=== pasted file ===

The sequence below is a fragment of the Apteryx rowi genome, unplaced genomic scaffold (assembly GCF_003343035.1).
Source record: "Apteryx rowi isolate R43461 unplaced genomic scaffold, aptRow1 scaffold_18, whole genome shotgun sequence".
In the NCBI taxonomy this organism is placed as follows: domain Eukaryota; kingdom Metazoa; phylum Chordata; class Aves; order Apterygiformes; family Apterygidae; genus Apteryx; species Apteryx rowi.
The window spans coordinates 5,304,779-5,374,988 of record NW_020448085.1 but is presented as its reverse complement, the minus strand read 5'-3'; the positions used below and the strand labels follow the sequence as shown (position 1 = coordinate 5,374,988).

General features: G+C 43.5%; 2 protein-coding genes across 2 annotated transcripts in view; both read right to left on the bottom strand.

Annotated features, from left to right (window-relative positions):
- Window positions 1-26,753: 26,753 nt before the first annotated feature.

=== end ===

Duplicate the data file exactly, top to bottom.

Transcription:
The sequence below is a fragment of the Apteryx rowi genome, unplaced genomic scaffold (assembly GCF_003343035.1).
Source record: "Apteryx rowi isolate R43461 unplaced genomic scaffold, aptRow1 scaffold_18, whole genome shotgun sequence".
In the NCBI taxonomy this organism is placed as follows: domain Eukaryota; kingdom Metazoa; phylum Chordata; class Aves; order Apterygiformes; family Apterygidae; genus Apteryx; species Apteryx rowi.
The window spans coordinates 5,304,779-5,374,988 of record NW_020448085.1 but is presented as its reverse complement, the minus strand read 5'-3'; the positions used below and the strand labels follow the sequence as shown (position 1 = coordinate 5,374,988).

General features: G+C 43.5%; 2 protein-coding genes across 2 annotated transcripts in view; both read right to left on the bottom strand.

Annotated features, from left to right (window-relative positions):
- Window positions 1-26,753: 26,753 nt before the first annotated feature.